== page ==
Expert Blog: AI and Predictive Analytics – Improving Data Center Lifecycle

Photo Gavin Flynn
Author: Gavin Flynn, Director (US-Central Region), Linesight

Every second, every person online creates 1.7MB of data. Understanding and harnessing all of this information allows us to predict trends, reduce risk and improve how businesses work. However, the sheer volume of information passing through data centers makes it difficult to collect and analyze this data, which impedes performance.

The solution lies in another brainchild of the digital age: artificial intelligence (AI). With the new abilities of AI, data centers can focus on using predictive data to improve efficiencies during construction and throughout the lifecycle of the data center. With this sharpened focus, data centers can reduce downtimes and ensure that valuable assets are monitored and safeguarded.

Challenges Facing Construction Companies

When considering the challenges faced with bringing data center projects to completion, the importance of historical data in supporting accurate budgeting cannot be overstated. Budgeting has been especially difficult since the 2008 recession reduced the construction labor force by 60 percent. Material prices are also a concern, especially as they can vary seasonally based on the commodities market and a project’s construction volume. With materials, labor and equipment accounting for an average of 79 percent of total project costs, all of these factors are vulnerable to a volatile market, resulting in unpredictable data. This in turn can create unreliable budget projections.

This only illustrates the failures of traditional economic forecasting techniques to predict cost volatility and account for sudden and violent market changes, as we’ve seen not just with the Great Recession, but even more recently with the COVID-19 pandemic. Outdated predictive systems simply cannot account for world-spanning diseases. The solution for the data center construction sector is to shift from older models of trend-based analysis to predictive cost data for a more robust, reliable and data-driven alternative.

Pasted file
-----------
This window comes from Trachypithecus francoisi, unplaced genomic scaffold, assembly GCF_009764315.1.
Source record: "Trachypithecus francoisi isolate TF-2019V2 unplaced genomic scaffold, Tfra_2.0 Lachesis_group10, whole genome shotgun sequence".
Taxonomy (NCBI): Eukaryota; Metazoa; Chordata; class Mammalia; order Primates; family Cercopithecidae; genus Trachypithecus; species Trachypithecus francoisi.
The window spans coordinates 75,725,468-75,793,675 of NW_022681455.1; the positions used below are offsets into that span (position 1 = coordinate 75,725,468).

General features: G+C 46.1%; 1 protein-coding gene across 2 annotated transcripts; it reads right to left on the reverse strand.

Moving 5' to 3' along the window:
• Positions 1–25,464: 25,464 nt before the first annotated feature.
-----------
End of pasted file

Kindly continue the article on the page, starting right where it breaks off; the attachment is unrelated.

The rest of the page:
The Benefits of Predictive Cost Data 

Predictive cost data mixes classical economic prediction models with cutting-edge data mining analytics. This creates highly reactive techniques that are driven by new data. Traditional econometrics, in turn, provide context for the emerging information from data mining. This system has been used to improve accuracy on construction costs up to three years before a project breaks ground, giving developers a long lead time for preconstruction. Although no model can be 100 percent accurate, predictive cost data uses historical trends and is the most accurate tool available.

Data mining also uses the ongoing increases in computing power and statistical analysis procedures to identify patterns and determine when and how construction and labor costs will change. By properly leveraging modern data techniques like these, developers can improve the entire pre-construction phase, supplementing historical data with more accurate projections of future costs that account for potential anomalies. Six to twenty-four months before breaking ground, it becomes possible to maintain an accurate estimate of costs, as long as the data necessary to construct both predictive and descriptive analytics models can be collected.